If you work in the construction sector, you have probably had to deal with an unpaying client at one point or another. After all, there are a variety of reasons why clients may refuse to pay, due to perceived issues with the quality of work, issues with accessing the necessary funds, or more.
Obviously, if you complete a substantial amount of work on a project, you deserve to receive compensation. To increase your chances of receiving payment, it makes sense to have a strong construction contract. This contract should tell your clients exactly when they must pay for the work you have completed.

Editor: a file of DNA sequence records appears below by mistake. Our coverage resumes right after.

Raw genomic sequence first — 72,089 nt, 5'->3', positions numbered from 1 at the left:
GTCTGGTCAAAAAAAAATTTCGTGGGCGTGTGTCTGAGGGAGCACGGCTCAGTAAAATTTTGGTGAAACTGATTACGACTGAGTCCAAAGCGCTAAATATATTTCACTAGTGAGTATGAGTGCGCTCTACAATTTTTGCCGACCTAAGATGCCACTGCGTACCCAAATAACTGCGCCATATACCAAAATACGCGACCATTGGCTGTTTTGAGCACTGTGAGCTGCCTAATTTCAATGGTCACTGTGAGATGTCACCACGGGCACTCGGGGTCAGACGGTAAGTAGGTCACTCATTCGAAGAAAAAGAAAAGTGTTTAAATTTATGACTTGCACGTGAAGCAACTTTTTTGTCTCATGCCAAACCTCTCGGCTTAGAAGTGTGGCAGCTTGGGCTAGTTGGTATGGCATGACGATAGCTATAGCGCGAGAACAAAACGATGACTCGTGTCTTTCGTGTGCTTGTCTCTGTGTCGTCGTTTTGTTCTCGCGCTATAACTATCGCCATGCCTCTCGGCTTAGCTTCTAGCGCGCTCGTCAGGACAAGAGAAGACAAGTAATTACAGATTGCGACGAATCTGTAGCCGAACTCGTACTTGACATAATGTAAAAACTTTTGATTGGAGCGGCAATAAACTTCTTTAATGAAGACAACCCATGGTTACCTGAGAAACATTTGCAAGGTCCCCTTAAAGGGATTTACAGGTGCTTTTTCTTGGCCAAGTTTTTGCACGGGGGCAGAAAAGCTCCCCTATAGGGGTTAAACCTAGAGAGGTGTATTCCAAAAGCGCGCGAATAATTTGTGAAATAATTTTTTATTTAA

If a client refuses to pay, you might need to put a mechanic’s lien on the property. According to Florida law, a mechanic’s lien gives you a legal claim to the property. Before the owner can sell the property and take the proceeds from the sale, they must take care of the lien. That is, you must receive payment.
There are several pros and cons to mechanic’s liens, so you might want to think carefully before you put one on a property.
If you want to use liens, though, you must provide notice to property owners. Indeed, state law requires you to notify property owners if the value of your anticipated work is $2,500 or more. Your construction contract might be a good place to give notice.
Giving notice is only one part of exercising your mechanic’s liens rights, of course. Ultimately, to fully protect yourself, consulting with a construction law attorney may be in your best interests to comply with the law and protect your rights.